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One of the potential etiologies of the recent rise in allergic diseases is changes in environmental exposures such as dietary factors like folic acid. In a mouse model, a maternal dietary supplementation with methyl donors that included folic acid was related to severe allergic lung disease in the offspring.1 These animal model data have been supported by several epidemiologic studies that have found an increased risk of wheezing and lower respiratory tract infections from birth to 18 months of age2,3 and an increased risk of asthma4 associated with maternal folic acid supplementation during pregnancy. In contrast to these studies, more recent studies showed no association between maternal folate supplementation and the risk of allergic diseases in the offspring.5,6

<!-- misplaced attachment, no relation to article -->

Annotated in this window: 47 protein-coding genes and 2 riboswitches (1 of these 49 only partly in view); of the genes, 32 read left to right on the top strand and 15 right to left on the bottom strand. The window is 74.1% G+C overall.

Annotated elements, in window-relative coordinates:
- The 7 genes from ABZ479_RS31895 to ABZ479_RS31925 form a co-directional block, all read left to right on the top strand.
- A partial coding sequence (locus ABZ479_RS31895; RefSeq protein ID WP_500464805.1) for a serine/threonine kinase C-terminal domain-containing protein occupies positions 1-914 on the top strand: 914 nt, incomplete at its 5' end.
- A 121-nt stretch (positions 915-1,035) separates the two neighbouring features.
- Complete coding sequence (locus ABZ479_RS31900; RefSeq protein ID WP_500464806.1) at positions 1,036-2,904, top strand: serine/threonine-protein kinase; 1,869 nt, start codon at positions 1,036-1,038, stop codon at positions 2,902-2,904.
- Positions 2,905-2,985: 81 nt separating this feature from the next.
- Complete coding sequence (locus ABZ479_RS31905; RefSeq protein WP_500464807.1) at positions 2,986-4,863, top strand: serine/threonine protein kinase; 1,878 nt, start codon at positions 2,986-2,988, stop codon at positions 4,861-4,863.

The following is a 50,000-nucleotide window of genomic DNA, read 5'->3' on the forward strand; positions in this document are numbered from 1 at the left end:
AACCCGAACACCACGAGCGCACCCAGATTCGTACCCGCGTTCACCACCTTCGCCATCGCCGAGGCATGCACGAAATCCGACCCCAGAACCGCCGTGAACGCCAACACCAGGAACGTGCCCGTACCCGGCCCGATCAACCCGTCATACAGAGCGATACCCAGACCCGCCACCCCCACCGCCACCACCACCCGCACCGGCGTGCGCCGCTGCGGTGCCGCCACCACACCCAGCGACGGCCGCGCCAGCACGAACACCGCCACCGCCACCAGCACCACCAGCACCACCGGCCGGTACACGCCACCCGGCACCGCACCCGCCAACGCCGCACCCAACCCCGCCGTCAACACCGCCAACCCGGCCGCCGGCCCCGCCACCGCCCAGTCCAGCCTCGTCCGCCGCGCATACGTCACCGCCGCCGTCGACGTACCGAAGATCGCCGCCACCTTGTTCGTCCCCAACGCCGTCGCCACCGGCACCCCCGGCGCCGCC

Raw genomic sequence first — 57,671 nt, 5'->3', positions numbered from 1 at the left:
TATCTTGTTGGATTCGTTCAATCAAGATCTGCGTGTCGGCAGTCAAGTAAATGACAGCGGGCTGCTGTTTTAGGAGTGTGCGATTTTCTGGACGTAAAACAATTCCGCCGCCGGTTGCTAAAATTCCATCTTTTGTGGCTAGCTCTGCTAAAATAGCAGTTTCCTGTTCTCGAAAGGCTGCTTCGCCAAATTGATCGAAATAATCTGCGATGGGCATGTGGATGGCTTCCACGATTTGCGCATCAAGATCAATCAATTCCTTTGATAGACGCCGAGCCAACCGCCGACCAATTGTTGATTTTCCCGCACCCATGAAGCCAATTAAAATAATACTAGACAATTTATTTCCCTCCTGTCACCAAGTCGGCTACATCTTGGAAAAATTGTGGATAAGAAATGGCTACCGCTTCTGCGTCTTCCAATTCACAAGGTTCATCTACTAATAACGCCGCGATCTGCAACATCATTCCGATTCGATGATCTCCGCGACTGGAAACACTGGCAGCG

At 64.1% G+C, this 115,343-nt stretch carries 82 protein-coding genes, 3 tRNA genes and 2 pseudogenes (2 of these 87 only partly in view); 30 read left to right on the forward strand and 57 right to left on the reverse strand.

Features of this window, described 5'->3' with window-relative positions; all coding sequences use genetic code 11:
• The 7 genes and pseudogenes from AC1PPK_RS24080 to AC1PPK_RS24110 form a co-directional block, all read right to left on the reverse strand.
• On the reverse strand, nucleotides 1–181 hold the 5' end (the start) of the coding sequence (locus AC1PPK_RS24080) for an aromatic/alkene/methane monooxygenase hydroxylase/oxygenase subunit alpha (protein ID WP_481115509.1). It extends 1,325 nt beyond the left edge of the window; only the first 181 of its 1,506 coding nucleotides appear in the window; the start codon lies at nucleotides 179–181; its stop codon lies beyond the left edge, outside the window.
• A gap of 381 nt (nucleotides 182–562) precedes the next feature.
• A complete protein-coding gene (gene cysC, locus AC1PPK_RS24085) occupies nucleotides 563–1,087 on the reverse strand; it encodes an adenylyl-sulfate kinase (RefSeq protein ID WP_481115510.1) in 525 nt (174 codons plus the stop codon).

In contrast, in the NHANES, folate status was not a risk factor for allergic outcomes and, in fact, was inversely associated with atopy, wheeze, and elevated IgE levels.7 This latter study demonstrated an inverse relationship between folate and allergic disease as opposed to the positive relationship shown in the studies of in utero effects of folate, suggesting that folate’s effects may differ by age. Although a picture may be emerging that folate levels are associated with increased risk in utero but protection during late childhood and adulthood, the effects of folate in early childhood remain unknown. This question has important implications because intervening in early childhood, rather than pregnancy, by modifying folate intake would preserve the known beneficial effects of folic acid supplementation in pregnancy on the risk of neural tube defects. Therefore, we examined the effects of early childhood folate status on incident aeroallergen and food sensitization, as well as wheezing at school age, in a high-risk birth cohort.